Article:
There aren’t too many sectors which have had more challenges to overcome than the motor industry in recent years.
In this article, Dr Andy Palmer CMG (Former COO of Nissan and CEO of Aston Martin Lagonda) considers what the West Midlands region needs to do to safeguard its automotive legacy and thrive in a post pandemic world.
From Jaguars and JCBs, to Astons and armoured tanks; the Midlands’ rich history in vehicle manufacturing is unrivalled by any other region on these isles. Yet, there are unprecedented challenges to that legacy as the global auto industry goes through the biggest upheaval since the horse gave way to the car.
The cause? Consumer tastes are changing, digital technology is disrupting and macro-economics, be they derived from trade agreements or the pandemic, are causing car makers of all shapes and sizes to rethink strategy.
Most industry commentators would accept that as a result of this disruption, the industry is on a path towards passenger car electrification, with the jury still out on the role that hydrogen fuel cells and synthetic fuels have to play. However, some countries, notably the UK, have been pushing the electrification agenda harder than others. The UK has already announced its intentions to ban the internal combustion engine by 2030, with a short stay of execution until 2035 if the vehicle is a hybrid. In the context of the global climate change crisis, this should be applauded. Nonetheless, by going alone, the UK’s automotive manufacturing hubs risk being squeezed by unsustainable international competition.
So how does the Midlands’ automotive industry avoid suffering the unintended consequences of this well-intended policy?
It is incumbent on governments not to pick technological winners when it comes to meeting our environmental commitments. We’ve been here before and it didn’t end well – think about how various governments encouraged motorists to buy diesel not so long ago! Instead, governments need to define the problems they want to solve and allow the engineers the freedom and space to use their ingenuity to find solutions.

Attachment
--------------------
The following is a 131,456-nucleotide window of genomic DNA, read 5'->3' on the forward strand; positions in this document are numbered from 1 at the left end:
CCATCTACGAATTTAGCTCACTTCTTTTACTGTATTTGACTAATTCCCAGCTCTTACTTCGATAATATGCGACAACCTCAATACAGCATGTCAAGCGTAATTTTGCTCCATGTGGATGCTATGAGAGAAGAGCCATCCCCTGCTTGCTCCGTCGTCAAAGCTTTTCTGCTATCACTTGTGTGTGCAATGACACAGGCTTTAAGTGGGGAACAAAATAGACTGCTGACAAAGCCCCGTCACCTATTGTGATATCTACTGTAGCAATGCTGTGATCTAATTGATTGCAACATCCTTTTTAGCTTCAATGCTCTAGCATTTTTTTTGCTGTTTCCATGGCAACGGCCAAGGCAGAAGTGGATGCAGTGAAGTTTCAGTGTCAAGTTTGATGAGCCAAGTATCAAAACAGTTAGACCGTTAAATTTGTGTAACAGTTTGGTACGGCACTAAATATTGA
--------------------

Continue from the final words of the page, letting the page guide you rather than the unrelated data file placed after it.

This will create a competitive environment where solutions will then engage in a Darwinist “survival of the fittest”. I’ll explain why this is so important.
Dubbed by some as the “godfather of electric vehicles”, naturally I’m a huge advocate for electric vehicles (EVs). I’m proud to have led the Nissan Leaf project and launch the first mass produced and affordable EV of the modern era. I believe that battery EVs will survive the test of being the fittest technology for passenger cars and urban buses. However, I’m yet to be convinced that the same stands true for HGVs, sports cars and drones/aircraft. For this reason, policy-makers must resist being myopic in concentrating on only EVs to achieve net zero carbon. Doing so will simply hand the advantage to other countries with a more open-minded approach.
The other unintended consequence of taking this kind of leadership occurs if no-one else follows. If Europe, and indeed the rest of the world, do not follow the UK’s initiative, the impact on UK auto manufacturing could be catastrophic.
For multiple reasons, the UK is now only the 16th largest manufacturer of vehicles in the world (having dropped from 3rd in 1960s) and makes only around 1% of the world’s cars. We can dictate the cars sold in the UK, but we cannot dictate the technology employed globally. Twenty-six countries on almost every continent across the globe supply the UK with cars, and many of them build only internal combustion engine vehicles. A unilateral ban on internal combustion engine cars may well mean that the choice for the UK consumer will simply be reduced and more worryingly, some manufacturers, including those operating in the Midlands, may stop producing here.
Instead, UK policy-makers need to use their influence on the world stage to encourage others to follow their lead in restricting the sale of internal combustion cars and then put in place a water-tight strategy to ensure the UK is competitive in a new look auto industry. This is likely to see EVs at the fore for personal transportation and multiple technologies being developed and honed for other mobility needs.